Pennsylvania Republican gubernatorial candidate Scott Wagner was in Bradford on Thursday, without any fanfare or public appearances on his schedule.

Instead, he was talking to people, seeing the area, learning about what’s here and listening to what people say is needed in Harrisburg.

“I think a governor who walks around and talks to people is necessary. The Good Lord gave you two ears and one mouth for a reason,” Wagner said. “You have to get around and talk to people” to find out what the problems are.

He was shown around by Mark Cline of Cline Oil. They toured American Refining Group and Graham Packaging, too.

“Mark set up a tour of some well sites,” Wagner said. He was impressed with what he saw.

“I didn’t see environmental issues,” he said. “Everything I saw was well done. There’s a lot of history here.”

He addressed the pending permit for Advanced Water Services LLC, a Texas company that wants to open a brine treatment facility on High Street in Bradford Township.

“We need to find a way to treat the water,” Wagner said. “We went out and visited with a company that is attempting to get a permit. What’s taking so long?”

Wagner said the permit should be approved or denied in 30 days.

“The gentleman who runs the company told me he’s doing this in other states. If I went there, or other people went there, to see (the operation working) and it’s a proven system, why is it taking so long?” he reiterated. “Everybody’s being vilified today by environmentalists.

“Sure, we all want clean air and water,” he said, but also offered there has to be a way for energy production to take place.

“I was actually very impressed by what I saw,” Wagner said. “There’s a mindset with the environmentalists that (companies are cutting corners). That’s not the case.”

He addressed education needs as well, saying he released a plan three weeks ago to put $1 billion into the school system without tax increases. He said $700 million will be through the 2016 school funding formula, while the remainder is block grant money for which school districts can apply.

“The most important thing is we have a skilled-labor crisis in Pennsylvania,” Wagner said. “We need to retool, reinvent our school system. Our kids today are all being pushed to college.”

Now, students in 10th through 12th grades are being talked to about career paths. Wagner believes students in fourth through sixth grade should be in on the discussion.

Wagner said a governor’s representative will go to every county to do an assessment of the schools. And maybe, he suggested, it might be prudent to consolidate some in areas where some schools are underperforming.

“I think people are not starting to realize we have way too many schools in an area,” he said. “We need to start having some honest conversations, but we also have to move fast. Someone is successful in their life based on the education they have.”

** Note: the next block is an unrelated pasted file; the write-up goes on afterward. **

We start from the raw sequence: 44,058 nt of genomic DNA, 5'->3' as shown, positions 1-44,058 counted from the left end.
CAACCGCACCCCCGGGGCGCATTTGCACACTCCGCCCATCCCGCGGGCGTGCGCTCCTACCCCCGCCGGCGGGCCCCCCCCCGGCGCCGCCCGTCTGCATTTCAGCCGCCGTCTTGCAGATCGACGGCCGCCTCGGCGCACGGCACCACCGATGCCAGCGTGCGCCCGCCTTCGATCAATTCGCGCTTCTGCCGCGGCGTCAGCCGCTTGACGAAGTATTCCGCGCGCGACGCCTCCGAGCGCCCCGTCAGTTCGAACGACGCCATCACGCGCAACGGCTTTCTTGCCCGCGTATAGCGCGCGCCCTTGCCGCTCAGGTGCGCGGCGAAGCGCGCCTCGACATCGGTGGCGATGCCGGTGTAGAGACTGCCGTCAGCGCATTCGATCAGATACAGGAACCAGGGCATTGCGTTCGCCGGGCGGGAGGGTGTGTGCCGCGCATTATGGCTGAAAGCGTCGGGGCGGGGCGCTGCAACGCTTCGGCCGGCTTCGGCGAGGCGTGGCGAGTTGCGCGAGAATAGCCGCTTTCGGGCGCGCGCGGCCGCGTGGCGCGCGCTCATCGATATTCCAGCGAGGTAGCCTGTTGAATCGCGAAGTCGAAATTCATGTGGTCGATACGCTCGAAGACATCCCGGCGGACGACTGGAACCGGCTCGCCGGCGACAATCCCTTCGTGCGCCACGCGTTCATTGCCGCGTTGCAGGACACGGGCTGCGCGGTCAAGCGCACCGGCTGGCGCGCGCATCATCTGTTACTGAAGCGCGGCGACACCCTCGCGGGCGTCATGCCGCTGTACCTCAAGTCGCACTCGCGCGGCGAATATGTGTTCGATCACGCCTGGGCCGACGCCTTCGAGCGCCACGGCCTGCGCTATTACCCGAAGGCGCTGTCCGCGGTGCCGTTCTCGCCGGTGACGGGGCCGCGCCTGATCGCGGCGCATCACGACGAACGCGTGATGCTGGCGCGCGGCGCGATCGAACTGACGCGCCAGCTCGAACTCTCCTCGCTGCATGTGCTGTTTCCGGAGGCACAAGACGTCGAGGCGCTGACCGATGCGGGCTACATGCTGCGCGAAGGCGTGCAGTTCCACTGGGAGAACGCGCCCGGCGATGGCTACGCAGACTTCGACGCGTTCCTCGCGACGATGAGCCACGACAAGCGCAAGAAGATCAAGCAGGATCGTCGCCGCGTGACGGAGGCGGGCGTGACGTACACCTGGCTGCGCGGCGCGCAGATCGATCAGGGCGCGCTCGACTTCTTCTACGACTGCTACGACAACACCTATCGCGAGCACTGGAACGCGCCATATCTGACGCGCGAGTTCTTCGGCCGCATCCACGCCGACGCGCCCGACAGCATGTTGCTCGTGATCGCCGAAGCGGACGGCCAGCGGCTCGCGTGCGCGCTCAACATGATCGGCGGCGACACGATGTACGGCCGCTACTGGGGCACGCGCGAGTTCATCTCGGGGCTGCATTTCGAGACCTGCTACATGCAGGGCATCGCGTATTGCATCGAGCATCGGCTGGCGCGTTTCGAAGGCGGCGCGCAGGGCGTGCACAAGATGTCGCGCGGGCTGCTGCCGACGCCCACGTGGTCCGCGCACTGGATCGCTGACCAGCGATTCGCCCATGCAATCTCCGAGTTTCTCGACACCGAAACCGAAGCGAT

In these conversations with districts, maybe the governor’s representative can learn about roadblocks to success in areas where the governor is able to help.

“Education is vital,” Wagner said.

He explained, too, that he is a blue collar man, and as a state senator, was always considered approachable by constituents. He said he doesn’t have million-dollar donors to his campaign, but as a son of a farmer, he’s proud to have 10,000 donors who have given between $1 and $100. He said he feels like he’s neck-and-neck in the race with incumbent Gov. Tom Wolf. But he doesn’t feel it’s a partisan race. He has Democratic supporters, too.

“People care about what’s going on in their life and their community,” Wagner said. “I might be sitting here with my ‘Scott Wagner for Governor Republican’ shirt on. When I become governor, I put on my ‘Scott Wagner for the People of Pennsylvania shirt.’

“This polarizing politicking needs to stop,” Wagner added. “It’s not serving the people.”

The election for governor will take place on Nov. 6.

Wagner is running with Jeff Bartos for lieutenant governor. Wolf is running with John Fetterman for lieutenant governor instead of current lieutenant governor Mike Stack.

Wolf’s campaign released a statement regarding Wagner’s candidacy on Thursday.

“Scott Wagner has been doing business in Harrisburg for 35 years — he’s the ultimate Harrisburg insider,” the statement read. “He’s prevented big oil and gas from paying their fair share, supported tax loopholes for giant corporations, and even called seniors the greediest generation and wants to tax their retirement for the first time in history. Scott Wagner is for the big guys, not for Pennsylvania families.”